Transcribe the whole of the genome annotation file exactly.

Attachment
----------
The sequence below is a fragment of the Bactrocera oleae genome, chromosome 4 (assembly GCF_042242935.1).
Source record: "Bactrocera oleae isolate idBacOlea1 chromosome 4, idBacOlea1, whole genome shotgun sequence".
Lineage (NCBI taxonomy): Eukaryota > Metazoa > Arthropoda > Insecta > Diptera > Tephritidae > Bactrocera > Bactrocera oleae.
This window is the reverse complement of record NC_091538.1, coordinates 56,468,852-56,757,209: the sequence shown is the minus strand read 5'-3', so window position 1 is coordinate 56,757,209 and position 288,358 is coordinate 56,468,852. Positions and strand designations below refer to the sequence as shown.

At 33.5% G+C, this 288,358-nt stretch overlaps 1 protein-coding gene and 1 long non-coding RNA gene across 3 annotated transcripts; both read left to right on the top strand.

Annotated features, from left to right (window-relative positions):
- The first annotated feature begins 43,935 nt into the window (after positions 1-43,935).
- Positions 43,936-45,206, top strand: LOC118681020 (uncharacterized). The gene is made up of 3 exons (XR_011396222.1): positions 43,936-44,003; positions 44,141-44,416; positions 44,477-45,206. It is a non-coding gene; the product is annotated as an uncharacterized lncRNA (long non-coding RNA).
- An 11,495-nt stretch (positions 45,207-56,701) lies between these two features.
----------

The sequence below is a fragment of the Bactrocera oleae genome, chromosome 4 (assembly GCF_042242935.1).
Source record: "Bactrocera oleae isolate idBacOlea1 chromosome 4, idBacOlea1, whole genome shotgun sequence".
Lineage (NCBI taxonomy): Eukaryota > Metazoa > Arthropoda > Insecta > Diptera > Tephritidae > Bactrocera > Bactrocera oleae.
This window is the reverse complement of record NC_091538.1, coordinates 56,468,852-56,757,209: the sequence shown is the minus strand read 5'-3', so window position 1 is coordinate 56,757,209 and position 288,358 is coordinate 56,468,852. Positions and strand designations below refer to the sequence as shown.

At 33.5% G+C, this 288,358-nt stretch overlaps 1 protein-coding gene and 1 long non-coding RNA gene across 3 annotated transcripts; both read left to right on the top strand.

Annotated features, from left to right (window-relative positions):
- The first annotated feature begins 43,935 nt into the window (after positions 1-43,935).
- Positions 43,936-45,206, top strand: LOC118681020 (uncharacterized). The gene is made up of 3 exons (XR_011396222.1): positions 43,936-44,003; positions 44,141-44,416; positions 44,477-45,206. It is a non-coding gene; the product is annotated as an uncharacterized lncRNA (long non-coding RNA).
- An 11,495-nt stretch (positions 45,207-56,701) lies between these two features.